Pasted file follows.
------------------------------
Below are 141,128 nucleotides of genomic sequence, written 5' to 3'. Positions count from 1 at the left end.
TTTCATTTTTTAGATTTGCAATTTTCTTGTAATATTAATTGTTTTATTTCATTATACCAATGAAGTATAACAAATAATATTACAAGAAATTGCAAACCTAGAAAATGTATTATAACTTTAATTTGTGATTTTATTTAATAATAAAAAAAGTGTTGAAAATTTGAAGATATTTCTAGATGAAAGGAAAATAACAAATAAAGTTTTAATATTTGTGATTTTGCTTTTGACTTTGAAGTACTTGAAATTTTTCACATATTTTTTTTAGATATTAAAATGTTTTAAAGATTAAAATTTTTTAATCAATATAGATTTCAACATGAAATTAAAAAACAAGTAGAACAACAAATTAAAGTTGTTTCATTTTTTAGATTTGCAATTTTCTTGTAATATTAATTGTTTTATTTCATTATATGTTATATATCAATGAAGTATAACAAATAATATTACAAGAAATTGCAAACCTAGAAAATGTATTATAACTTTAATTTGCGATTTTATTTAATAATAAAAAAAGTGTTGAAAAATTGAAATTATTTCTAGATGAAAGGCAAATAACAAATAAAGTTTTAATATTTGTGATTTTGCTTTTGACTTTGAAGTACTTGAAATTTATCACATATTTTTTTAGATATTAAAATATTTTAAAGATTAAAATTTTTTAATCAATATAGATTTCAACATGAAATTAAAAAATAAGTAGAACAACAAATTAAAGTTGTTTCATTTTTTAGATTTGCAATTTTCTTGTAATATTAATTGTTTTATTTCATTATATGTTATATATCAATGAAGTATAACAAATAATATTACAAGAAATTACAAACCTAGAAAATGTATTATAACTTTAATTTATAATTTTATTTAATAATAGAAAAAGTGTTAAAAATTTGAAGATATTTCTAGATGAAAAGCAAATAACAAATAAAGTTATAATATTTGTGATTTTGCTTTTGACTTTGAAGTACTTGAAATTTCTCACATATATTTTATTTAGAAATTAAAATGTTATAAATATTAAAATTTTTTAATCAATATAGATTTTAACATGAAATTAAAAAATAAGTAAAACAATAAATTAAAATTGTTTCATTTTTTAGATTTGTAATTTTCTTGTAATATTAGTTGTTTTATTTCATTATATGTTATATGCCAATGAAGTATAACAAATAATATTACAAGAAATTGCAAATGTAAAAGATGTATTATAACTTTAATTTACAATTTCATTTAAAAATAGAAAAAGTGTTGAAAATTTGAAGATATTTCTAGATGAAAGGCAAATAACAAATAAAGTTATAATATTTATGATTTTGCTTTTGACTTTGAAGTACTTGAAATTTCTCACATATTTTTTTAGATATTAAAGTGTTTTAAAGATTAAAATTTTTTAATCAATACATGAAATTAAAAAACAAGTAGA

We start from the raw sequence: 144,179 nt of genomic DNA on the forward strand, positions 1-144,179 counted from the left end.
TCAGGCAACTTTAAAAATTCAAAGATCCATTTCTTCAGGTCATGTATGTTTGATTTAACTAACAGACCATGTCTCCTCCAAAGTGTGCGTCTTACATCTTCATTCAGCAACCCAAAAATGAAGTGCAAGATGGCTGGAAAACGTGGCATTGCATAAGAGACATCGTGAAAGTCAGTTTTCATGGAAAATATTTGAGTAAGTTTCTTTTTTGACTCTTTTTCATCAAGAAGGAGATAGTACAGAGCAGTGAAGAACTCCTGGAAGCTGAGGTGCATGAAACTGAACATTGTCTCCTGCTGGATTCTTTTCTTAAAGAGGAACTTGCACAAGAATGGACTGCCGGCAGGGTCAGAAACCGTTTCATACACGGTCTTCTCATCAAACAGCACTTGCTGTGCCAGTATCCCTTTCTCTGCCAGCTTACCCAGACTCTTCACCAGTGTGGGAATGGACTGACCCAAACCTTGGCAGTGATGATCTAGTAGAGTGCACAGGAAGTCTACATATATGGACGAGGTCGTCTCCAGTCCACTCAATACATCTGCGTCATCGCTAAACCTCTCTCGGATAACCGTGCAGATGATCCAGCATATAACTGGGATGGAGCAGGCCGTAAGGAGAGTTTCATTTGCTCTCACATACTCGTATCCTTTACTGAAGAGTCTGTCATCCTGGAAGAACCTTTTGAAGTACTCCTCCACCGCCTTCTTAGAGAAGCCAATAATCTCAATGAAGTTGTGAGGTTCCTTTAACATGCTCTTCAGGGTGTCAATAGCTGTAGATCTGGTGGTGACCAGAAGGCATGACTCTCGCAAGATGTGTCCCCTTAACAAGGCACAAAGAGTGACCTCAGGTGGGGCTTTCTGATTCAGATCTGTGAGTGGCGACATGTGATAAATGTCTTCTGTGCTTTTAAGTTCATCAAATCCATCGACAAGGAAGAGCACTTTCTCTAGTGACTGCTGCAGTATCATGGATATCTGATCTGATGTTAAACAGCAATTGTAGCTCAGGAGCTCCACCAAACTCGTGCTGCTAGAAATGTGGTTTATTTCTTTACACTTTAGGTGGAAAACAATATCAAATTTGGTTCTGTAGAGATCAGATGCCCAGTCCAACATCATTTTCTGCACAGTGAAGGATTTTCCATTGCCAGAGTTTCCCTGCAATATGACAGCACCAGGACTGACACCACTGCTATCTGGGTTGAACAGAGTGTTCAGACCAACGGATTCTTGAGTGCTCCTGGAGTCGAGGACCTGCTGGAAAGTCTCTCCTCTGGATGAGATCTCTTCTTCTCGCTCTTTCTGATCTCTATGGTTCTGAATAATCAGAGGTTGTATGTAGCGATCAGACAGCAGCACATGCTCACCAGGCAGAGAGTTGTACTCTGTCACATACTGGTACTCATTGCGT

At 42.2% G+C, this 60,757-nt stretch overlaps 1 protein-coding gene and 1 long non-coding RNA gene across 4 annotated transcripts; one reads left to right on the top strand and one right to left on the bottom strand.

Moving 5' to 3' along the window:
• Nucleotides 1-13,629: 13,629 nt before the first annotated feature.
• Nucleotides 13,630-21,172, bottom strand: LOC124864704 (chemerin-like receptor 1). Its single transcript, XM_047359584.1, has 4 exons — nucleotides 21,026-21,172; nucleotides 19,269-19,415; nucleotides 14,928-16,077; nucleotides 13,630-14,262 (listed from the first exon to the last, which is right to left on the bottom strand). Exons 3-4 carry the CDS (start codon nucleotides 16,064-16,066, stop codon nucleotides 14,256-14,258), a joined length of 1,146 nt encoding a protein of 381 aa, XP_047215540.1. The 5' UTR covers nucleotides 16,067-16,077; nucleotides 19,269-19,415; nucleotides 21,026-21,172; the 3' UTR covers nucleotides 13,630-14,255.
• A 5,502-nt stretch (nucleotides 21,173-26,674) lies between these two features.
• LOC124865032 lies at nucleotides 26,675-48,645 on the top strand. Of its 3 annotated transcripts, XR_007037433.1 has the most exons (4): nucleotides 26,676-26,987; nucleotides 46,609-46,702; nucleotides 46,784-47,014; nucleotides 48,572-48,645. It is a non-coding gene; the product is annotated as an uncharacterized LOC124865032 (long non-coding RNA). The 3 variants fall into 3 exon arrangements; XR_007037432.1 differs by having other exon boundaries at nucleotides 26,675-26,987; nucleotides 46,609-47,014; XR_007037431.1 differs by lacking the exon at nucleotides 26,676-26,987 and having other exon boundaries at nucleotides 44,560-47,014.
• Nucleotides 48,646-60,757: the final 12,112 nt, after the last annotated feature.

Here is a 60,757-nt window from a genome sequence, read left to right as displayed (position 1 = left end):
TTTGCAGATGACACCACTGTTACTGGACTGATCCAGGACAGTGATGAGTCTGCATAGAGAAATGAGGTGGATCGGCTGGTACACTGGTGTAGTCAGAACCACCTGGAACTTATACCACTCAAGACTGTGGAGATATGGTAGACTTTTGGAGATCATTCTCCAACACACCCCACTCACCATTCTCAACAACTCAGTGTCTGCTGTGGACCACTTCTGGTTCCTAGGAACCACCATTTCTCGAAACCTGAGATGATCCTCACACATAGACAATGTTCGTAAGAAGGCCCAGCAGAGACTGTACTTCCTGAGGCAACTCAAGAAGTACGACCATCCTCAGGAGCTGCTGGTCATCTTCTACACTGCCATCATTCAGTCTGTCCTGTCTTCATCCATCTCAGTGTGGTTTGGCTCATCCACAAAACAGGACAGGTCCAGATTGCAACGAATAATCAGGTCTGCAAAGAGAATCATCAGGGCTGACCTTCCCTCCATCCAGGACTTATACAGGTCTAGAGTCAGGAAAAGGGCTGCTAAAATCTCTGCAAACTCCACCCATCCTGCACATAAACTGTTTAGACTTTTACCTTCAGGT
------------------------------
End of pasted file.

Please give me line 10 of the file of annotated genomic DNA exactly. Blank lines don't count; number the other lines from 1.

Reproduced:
• LOC124865032 lies at nucleotides 26,675-48,645 on the top strand. Of its 3 annotated transcripts, XR_007037433.1 has the most exons (4): nucleotides 26,676-26,987; nucleotides 46,609-46,702; nucleotides 46,784-47,014; nucleotides 48,572-48,645. It is a non-coding gene; the product is annotated as an uncharacterized LOC124865032 (long non-coding RNA). The 3 variants fall into 3 exon arrangements; XR_007037432.1 differs by having other exon boundaries at nucleotides 26,675-26,987; nucleotides 46,609-47,014; XR_007037431.1 differs by lacking the exon at nucleotides 26,676-26,987 and having other exon boundaries at nucleotides 44,560-47,014.